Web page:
Published on June 5, 2018 | by Alastair Gilmour0
Building up a first
Soul funk singer Barry White wasn’t the inspiration for Northumberland’s newest brewery; it’s more down to earth than that. First & Last didn’t spring from the lyrics, “You’re the first, the last, my everything”, but depending on which direction you’re approaching the attractive village of Elsdon where it’s based, it’s the first brewery in England – and the last going the other way.
First & Last is tucked into outbuildings at the Bird In Bush pub – currently being renovated in an ambitious programme which will reveal an absolute gem in Northumberland’s already impressive pub culture.
The brewery, owned by husband and wife team Sam and Red Kellie, produced its first beer in April, following 18 months of “cuckoo” brews at the likes of Twice Brewed Brewery, Allendale Brewery and Stu Brew, the Newcastle University brewing facility that Red helped set up.
“It’s great to be finally brewing on our own site,” says Red. “The Bird In Bush buildings are late 1700s, grade II listed, and we’re in the Northumberland National Park in Redesdale which means you need planning permission for absolutely everything. But we’ve been happy to jump through hoops.”
Both Red and Sam have come through the home-brew tradition, while she is also head brewer at Twice Brewed on the B6318 Military Road near Bardon Mill where she brews two and three times a week. Sam is a former science teacher who worked primarily with disengaged youths, but like so many in modern education, he felt disillusioned when it became less about the children and more about “the system”. He moved on to work for the Duke of Edinburgh’s Award organisation.
He says: “We looked at different sites for the brewery, including other pubs and industrial units, all of which had their merits and their drawbacks. An industrial unit has all the three-phase electrics and drainage built in, but when we talked to Steve Shaw and Katie Bland at the Bird In Bush and listened to their plans we knew this was the place.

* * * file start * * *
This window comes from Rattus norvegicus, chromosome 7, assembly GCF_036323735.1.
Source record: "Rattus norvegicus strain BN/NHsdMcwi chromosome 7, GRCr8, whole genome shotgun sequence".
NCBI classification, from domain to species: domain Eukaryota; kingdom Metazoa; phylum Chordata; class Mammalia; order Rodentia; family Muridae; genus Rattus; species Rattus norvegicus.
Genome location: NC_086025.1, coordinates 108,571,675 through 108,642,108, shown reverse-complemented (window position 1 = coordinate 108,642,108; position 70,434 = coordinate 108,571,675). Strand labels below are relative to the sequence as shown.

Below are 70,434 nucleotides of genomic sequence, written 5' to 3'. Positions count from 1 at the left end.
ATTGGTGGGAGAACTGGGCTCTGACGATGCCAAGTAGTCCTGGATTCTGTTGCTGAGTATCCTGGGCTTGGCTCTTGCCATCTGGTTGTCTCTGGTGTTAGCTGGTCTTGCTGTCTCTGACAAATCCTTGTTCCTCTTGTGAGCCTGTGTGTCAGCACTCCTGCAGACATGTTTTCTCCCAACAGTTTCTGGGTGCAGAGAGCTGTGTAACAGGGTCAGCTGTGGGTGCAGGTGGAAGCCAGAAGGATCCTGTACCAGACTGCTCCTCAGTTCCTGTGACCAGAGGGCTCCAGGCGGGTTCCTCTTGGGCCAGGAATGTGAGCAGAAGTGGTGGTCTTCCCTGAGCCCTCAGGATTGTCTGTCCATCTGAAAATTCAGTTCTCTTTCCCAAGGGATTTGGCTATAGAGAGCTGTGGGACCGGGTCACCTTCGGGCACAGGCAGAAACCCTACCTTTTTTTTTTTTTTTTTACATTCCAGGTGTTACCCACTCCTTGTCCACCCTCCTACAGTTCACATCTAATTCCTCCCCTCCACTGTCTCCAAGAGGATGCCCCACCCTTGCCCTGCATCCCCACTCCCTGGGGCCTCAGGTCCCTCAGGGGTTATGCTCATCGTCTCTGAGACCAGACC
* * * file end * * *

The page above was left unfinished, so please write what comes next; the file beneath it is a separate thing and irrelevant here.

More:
“We all come from completely different backgrounds and they have been brilliant supporters.”
The Bird In Bush – when fully functioning in July – intends to capitalise on the burgeoning Northumberland visitor experience – as does First & Last. A state-of-the-art kitchen is being installed and three letting rooms plus a bunkhouse will cater for cyclists, walkers and local and foreign visitors.
Innovation and provenance lie at the root of First & Last’s mission and full use is made of locally-foraged ingredients – water avens roots, elderflowers, spruce and ground ivy.
A core stout forms the base of a series that contains either cocoa nibs, chocolate, chilli peppers, vanilla pods or cardamom, while the straightforward – by comparison – Equinox Pale Ale (4.2% abv) and Reiver (4.2% abv) are beers with sublime aromas and flavours.
“We want to keep our beers interesting,” says Sam. “Basically, beer is a science experiment you can drink. Northumberland and The Borders are our main targets, though not all pubs in these areas are used to the weird and wonderful range of beers you find in the likes of Newcastle.
“We like to experiment but we’re also in business and know what sells. And we’re really keen to put a Kölsch out this summer (pale golden Cologne-style beer) and we’re keen to produce a lager for RedeFest community cultural and music festival in August.”
Red admits her heart and soul are in porters and has recently produced an eight-malt expression at Twice Brewed. She says: “The brewing community in the North East is such a lovely family. Redesdale is where we live and work; it’s such a gorgeous landscape here which feeds the creative aspect of the brewery. Anyway, without doubt there would have been brewing going on here at the Bird In Bush 200 years ago.”
The brewhouse itself was commissioned from Oban Ales in Scotland, a five-barrel plant that fits neatly into the stone-built space. A neighbouring farmer takes spent grain for his Belted Galloways and a fruit and vegetable producer collects hops to use as a mulch and for composting. Sam and Red have also been working closely with the Environment Agency on sustainability issues – for instance, water used for cleaning and contains chemicals is held in a tank and treated before it goes into the main sewage system.
“We’re not a nine-till-five business, this is a real passion and we’re not out to make millions,” says Sam, his mind already doing a slight rewind. “Don’t get me wrong on that, it would be nice. Our brewery and our beer are from Northumberland for Northumberland.”
It’s their everything.